Discussion

The presence of sleep apnea is acknowledged as a common comorbidity of COPD.1 The relationship of the combination of OSA and COPD on overall mortality is not well understood. The current study investigated the role of OSA on all-cause mortality in patients with COPD. Multivariate analysis found that subjects with COPD or OSA/COPD overlap syndrome had significantly higher likelihood of death than the group of subjects without either disease. Although not significant, having OSA/COPD overlap syndrome was associated with higher mortality than COPD. Aging, poorer family status, current smoker, serum vitamin D deficiency, cardiovascular disease, history of cancer, diabetes, and impaired renal function were found to be associated with overall mortality, independent of COPD or OSA status.

Prior studies have evaluated factors associated with mortality in patients with COPD, OSA, or OSA/COPD overlap syndrome.2531 OSA has been associated with increased chance of a number of serious adverse cardiovascular events that can result in death, such as pulmonary and systemic hypertension, arrhythmia, myocardial ischemia/infarction, stroke, and heart failure.2830 In addition, chronic kidney disease has been found to be significantly associated with OSA in a large population study of men.32 Important risk factors for death in patients with COPD include cancer and cardiovascular disease.25 In addition, COPD exacerbations increase mortality.26,33 Other comorbidities associated with COPD that can impact health status and prognosis include metabolic disorder, osteoporosis, anxiety, depression, skeletal muscle dysfunction, cachexia, gastrointestinal disease, and other respiratory conditions.34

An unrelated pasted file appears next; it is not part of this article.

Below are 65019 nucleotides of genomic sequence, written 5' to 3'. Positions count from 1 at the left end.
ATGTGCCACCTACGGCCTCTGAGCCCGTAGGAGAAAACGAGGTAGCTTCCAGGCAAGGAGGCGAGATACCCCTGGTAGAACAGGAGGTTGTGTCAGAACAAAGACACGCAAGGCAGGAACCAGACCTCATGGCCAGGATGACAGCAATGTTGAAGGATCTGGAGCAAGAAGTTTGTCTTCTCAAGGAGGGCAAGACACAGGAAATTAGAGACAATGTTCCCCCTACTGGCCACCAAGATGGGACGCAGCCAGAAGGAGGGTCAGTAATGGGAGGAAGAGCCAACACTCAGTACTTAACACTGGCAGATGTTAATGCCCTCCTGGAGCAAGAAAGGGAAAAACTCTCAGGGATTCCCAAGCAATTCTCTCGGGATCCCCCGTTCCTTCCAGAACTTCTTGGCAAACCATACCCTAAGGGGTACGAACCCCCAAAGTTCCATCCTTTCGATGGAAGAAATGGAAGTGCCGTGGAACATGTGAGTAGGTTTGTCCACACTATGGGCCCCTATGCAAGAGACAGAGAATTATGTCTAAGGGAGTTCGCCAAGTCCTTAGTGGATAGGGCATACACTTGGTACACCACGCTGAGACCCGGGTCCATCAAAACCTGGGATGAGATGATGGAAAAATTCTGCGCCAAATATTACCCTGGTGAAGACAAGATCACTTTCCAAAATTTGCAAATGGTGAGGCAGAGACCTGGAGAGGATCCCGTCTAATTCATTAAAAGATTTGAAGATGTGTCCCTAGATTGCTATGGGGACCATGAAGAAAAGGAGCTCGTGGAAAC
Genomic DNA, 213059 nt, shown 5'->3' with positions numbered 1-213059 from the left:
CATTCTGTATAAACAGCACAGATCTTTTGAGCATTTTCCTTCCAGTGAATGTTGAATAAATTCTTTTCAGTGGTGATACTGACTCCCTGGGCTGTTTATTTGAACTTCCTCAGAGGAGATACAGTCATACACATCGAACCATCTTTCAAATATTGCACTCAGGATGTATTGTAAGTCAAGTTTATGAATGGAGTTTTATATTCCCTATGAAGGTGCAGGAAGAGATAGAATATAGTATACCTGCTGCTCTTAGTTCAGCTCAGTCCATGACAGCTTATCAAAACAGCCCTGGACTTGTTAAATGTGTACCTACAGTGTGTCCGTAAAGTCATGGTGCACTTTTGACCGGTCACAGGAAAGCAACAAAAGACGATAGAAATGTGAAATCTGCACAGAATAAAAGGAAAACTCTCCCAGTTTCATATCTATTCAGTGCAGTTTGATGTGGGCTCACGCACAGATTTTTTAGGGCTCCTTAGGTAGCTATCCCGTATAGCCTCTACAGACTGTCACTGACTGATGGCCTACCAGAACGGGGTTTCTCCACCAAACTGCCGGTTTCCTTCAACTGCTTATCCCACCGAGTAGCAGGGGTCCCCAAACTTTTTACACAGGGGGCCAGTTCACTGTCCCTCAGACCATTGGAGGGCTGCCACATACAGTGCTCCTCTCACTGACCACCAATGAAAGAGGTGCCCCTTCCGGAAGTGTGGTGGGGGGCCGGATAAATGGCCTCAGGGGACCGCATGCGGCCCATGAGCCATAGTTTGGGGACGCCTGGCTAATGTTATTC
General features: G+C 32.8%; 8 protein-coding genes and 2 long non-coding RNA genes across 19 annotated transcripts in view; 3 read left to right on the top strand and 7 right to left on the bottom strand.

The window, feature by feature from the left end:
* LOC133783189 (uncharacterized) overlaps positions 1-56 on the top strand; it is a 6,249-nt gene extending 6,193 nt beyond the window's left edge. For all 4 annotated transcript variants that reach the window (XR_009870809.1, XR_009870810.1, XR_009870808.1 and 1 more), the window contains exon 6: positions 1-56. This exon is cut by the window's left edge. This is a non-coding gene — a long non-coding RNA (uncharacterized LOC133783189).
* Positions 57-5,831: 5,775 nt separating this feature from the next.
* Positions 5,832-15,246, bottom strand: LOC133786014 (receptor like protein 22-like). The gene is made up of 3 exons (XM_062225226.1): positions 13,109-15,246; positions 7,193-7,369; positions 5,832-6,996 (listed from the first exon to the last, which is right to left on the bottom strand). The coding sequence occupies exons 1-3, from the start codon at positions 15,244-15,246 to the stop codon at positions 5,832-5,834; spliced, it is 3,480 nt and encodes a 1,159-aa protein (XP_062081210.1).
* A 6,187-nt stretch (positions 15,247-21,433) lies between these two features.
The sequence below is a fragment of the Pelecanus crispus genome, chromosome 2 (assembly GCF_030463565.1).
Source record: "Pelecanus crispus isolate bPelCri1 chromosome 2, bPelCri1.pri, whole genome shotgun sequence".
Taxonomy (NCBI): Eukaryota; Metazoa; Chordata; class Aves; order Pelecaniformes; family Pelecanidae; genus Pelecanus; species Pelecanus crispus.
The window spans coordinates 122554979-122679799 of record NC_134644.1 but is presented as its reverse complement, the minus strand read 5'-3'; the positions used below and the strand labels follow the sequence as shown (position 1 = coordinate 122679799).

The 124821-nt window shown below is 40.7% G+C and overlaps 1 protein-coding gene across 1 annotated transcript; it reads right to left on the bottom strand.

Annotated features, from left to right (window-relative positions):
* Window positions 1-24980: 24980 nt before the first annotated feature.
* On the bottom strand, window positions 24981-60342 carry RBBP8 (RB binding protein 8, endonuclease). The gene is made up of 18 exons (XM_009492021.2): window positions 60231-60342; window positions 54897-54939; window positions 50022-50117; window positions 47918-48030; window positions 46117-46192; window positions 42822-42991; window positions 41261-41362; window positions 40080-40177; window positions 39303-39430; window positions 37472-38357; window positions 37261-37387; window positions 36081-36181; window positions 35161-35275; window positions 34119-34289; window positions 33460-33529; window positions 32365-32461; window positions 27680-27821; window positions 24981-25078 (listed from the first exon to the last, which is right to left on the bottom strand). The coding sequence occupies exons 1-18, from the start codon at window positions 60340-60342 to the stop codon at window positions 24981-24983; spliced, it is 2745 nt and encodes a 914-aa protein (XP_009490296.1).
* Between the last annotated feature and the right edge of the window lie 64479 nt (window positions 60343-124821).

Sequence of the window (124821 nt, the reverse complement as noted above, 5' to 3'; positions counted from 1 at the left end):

Mortality data for patients who had OSA/COPD overlap syndrome are limited. Several studies have investigated the clinical effects of OSA/COPD on clinical outcomes. OSA/COPD overlap syndrome is with excess mortality, commonly from cardiovascular causes, which is greater than that attributable to the individual disease.1,15,35 Marin et al15 showed that patients with OSA/COPD overlap syndrome had increased mortality and also significantly worse quality of life when compared with COPD controls. Interestingly, many COPD patients, particularly the “blue-bloaters”, die disproportionately at night.25 It is possible the blue-bloaters may have overlap syndrome.1 Prior studies indicate that OSA increases the likelihood of mortality in patients with COPD. Marin et al15 in a longitudinal study observed that over 9 years, all cause-mortality was greater in patients with OSA/COPD overlap syndrome not treated with continuous positive airway pressure (CPAP) (42.2%) compared with those that received CPAP therapy (24.2%). The cause of the increased mortality with the lack of CPAP treatment may result from cardiovascular disease due to pulmonary hypertension and cardiac arrhythmia resulting from prolonged hypoxemia.1,11,15 A systematic review by Shawon et al (2016),36 which included 27 studies, found that OSA/COPD overlap syndrome was prevalent in ~2.9%–65.9% of patients with COPD. They found that overlap syndrome patients had greater nocturnal oxygen desaturation (oxygen saturation level ≤90%) and worse sleep quality compared with patients with only OSA. In addition, overlap syndrome was associated with more frequent cardiovascular morbidity, poorer quality of life, more frequency COPD exacerbations, and higher hospital costs.